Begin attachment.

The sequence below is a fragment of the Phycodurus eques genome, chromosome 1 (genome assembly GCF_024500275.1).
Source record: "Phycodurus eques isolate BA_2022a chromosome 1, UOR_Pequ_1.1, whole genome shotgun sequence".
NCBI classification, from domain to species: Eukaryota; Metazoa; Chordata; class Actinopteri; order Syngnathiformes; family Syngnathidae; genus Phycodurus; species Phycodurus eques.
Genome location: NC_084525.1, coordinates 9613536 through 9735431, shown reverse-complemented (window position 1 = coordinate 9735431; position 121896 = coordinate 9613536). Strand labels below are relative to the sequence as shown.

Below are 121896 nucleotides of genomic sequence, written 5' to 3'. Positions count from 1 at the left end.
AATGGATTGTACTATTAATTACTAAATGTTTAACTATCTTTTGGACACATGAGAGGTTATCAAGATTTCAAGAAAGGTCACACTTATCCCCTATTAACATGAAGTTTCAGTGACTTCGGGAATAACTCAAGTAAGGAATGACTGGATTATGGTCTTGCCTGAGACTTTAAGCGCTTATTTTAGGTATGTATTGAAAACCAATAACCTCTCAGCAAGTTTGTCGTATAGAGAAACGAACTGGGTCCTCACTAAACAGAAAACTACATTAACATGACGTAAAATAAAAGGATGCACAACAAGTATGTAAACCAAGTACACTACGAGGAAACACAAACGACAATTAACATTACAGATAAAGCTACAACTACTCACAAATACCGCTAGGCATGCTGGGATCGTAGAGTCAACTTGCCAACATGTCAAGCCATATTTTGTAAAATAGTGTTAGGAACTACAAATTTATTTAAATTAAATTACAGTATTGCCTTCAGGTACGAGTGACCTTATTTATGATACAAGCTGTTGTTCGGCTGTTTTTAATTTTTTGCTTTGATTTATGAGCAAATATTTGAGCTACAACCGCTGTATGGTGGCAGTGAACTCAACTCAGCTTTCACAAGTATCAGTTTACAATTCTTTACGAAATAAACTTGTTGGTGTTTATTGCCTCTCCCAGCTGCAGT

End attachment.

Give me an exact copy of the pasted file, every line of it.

The sequence below is a fragment of the Phycodurus eques genome, chromosome 1 (genome assembly GCF_024500275.1).
Source record: "Phycodurus eques isolate BA_2022a chromosome 1, UOR_Pequ_1.1, whole genome shotgun sequence".
NCBI classification, from domain to species: Eukaryota; Metazoa; Chordata; class Actinopteri; order Syngnathiformes; family Syngnathidae; genus Phycodurus; species Phycodurus eques.
Genome location: NC_084525.1, coordinates 9613536 through 9735431, shown reverse-complemented (window position 1 = coordinate 9735431; position 121896 = coordinate 9613536). Strand labels below are relative to the sequence as shown.

Below are 121896 nucleotides of genomic sequence, written 5' to 3'. Positions count from 1 at the left end.
AATGGATTGTACTATTAATTACTAAATGTTTAACTATCTTTTGGACACATGAGAGGTTATCAAGATTTCAAGAAAGGTCACACTTATCCCCTATTAACATGAAGTTTCAGTGACTTCGGGAATAACTCAAGTAAGGAATGACTGGATTATGGTCTTGCCTGAGACTTTAAGCGCTTATTTTAGGTATGTATTGAAAACCAATAACCTCTCAGCAAGTTTGTCGTATAGAGAAACGAACTGGGTCCTCACTAAACAGAAAACTACATTAACATGACGTAAAATAAAAGGATGCACAACAAGTATGTAAACCAAGTACACTACGAGGAAACACAAACGACAATTAACATTACAGATAAAGCTACAACTACTCACAAATACCGCTAGGCATGCTGGGATCGTAGAGTCAACTTGCCAACATGTCAAGCCATATTTTGTAAAATAGTGTTAGGAACTACAAATTTATTTAAATTAAATTACAGTATTGCCTTCAGGTACGAGTGACCTTATTTATGATACAAGCTGTTGTTCGGCTGTTTTTAATTTTTTGCTTTGATTTATGAGCAAATATTTGAGCTACAACCGCTGTATGGTGGCAGTGAACTCAACTCAGCTTTCACAAGTATCAGTTTACAATTCTTTACGAAATAAACTTGTTGGTGTTTATTGCCTCTCCCAGCTGCAGT